Developmental trajectories of executive functions from preschool to kindergarten

Shannon E. Reilly, Jason T. Downer, Kevin J. Grimm

Research output: Contribution to journalArticlepeer-review

Abstract

Executive functions (EF) are key predictors of long-term success that develop rapidly in early childhood. However, EF's developmental trajectory from preschool to kindergarten is not fully understood due to conceptual ambiguity (e.g., whether it is a single construct or multiple related constructs) and methodological limitations (e.g., previous work has primarily examined linear growth). Whether and how this trajectory differs based on characteristics of children and their families also remains to be characterized. In a primarily low-income, racially and ethnically diverse, typically developing, urban sample, the present study employed confirmatory factor analyses to examine the construct of EF and latent growth curve modeling to examine nonlinear growth across five time points. Results indicated that the development of a single EF construct with partial measurement invariance across time points was best characterized as nonlinear, with disproportionately more growth during the preschool year. There was individual variability in EF trajectories, such that children with higher EF at preschool entry showed relatively steeper growth during preschool compared to low-EF peers. However, children with less EF growth in preschool had steeper growth in kindergarten, attenuating the gains of high-EF preschoolers and resulting in some convergence in EF by the end of kindergarten. Findings have implications for (1) examining EF development in early childhood with more specificity in future studies, (2) informing the timing of EF interventions in early childhood, and (3) identifying children for whom such interventions might be especially beneficial.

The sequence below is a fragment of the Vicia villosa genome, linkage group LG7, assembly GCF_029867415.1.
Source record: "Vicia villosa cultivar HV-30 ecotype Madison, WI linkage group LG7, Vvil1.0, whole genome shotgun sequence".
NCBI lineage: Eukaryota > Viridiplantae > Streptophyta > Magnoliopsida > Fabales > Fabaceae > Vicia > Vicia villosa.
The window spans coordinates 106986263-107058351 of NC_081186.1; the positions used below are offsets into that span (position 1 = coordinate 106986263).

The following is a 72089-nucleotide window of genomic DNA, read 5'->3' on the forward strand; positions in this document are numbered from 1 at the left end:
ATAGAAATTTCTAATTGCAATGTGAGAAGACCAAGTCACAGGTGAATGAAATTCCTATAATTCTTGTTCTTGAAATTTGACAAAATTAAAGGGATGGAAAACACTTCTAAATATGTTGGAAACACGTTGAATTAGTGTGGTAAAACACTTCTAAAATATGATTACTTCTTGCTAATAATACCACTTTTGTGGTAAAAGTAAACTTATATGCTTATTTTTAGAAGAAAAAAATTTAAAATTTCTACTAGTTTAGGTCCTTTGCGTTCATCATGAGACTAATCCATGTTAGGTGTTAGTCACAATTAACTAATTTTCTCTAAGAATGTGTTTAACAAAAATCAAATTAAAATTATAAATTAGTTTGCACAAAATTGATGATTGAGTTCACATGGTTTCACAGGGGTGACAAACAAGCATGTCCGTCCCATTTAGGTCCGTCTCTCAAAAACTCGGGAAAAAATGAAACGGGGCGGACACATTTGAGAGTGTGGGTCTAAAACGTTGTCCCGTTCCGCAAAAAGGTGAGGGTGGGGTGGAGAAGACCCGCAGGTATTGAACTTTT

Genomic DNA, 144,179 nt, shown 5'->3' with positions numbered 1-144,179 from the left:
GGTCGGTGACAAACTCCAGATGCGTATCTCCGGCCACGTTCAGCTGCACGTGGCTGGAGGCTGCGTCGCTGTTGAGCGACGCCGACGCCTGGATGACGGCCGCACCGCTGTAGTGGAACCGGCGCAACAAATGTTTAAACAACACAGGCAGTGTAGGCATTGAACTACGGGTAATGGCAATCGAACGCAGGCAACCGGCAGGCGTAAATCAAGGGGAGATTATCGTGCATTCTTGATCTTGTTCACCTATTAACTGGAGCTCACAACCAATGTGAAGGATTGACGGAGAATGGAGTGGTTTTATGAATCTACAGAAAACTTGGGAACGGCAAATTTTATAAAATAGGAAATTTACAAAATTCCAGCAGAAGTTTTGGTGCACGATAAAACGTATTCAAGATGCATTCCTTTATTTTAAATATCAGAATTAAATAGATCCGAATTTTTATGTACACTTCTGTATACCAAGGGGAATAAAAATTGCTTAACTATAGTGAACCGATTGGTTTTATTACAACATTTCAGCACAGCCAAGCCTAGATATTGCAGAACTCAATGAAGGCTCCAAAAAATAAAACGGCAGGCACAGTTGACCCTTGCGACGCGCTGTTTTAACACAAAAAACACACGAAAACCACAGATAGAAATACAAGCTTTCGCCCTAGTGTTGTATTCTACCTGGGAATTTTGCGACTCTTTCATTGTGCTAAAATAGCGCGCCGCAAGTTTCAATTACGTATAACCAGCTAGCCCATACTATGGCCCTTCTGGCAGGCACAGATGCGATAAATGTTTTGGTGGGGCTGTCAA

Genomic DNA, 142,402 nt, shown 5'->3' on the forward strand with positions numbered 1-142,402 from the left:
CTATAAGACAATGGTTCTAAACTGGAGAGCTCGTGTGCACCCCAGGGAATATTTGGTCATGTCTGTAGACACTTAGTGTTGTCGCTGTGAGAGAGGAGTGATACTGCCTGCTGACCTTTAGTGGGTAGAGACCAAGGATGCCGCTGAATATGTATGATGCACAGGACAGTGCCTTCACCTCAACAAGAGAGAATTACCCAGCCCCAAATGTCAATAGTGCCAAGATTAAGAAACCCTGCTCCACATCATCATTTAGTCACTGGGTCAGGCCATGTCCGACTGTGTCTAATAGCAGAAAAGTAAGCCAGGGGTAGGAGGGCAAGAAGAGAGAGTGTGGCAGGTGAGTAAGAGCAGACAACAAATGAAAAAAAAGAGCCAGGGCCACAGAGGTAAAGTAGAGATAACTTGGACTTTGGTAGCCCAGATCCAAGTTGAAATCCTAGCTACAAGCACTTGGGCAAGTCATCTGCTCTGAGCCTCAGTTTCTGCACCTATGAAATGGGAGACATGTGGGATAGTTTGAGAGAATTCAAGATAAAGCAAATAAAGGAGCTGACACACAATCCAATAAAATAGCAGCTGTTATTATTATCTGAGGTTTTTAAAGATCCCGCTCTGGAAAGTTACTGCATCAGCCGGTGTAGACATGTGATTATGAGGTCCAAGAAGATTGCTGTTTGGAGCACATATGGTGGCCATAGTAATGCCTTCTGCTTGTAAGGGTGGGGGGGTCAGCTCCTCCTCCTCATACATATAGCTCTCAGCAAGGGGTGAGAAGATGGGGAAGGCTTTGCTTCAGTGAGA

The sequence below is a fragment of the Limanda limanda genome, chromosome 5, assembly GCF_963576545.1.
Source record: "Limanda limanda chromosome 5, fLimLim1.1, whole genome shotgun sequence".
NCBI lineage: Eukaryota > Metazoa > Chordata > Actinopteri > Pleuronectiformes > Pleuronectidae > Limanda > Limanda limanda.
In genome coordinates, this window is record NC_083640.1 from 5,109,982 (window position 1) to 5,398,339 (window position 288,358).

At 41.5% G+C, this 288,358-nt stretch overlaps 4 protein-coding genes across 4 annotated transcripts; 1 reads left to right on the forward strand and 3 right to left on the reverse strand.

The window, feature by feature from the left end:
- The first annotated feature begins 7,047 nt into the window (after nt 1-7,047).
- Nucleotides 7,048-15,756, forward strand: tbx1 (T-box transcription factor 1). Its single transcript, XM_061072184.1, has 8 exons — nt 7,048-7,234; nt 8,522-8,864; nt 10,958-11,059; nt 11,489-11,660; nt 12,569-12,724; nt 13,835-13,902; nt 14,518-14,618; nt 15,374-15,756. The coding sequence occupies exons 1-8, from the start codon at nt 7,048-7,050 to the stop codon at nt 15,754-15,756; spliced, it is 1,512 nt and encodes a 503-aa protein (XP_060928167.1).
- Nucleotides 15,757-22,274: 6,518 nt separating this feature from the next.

Original languageEnglish (US)
JournalDevelopmental Science
DOIs
StateAccepted/In press - 2022

ASJC Scopus subject areas

  • Developmental and Educational Psychology
  • Cognitive Neuroscience

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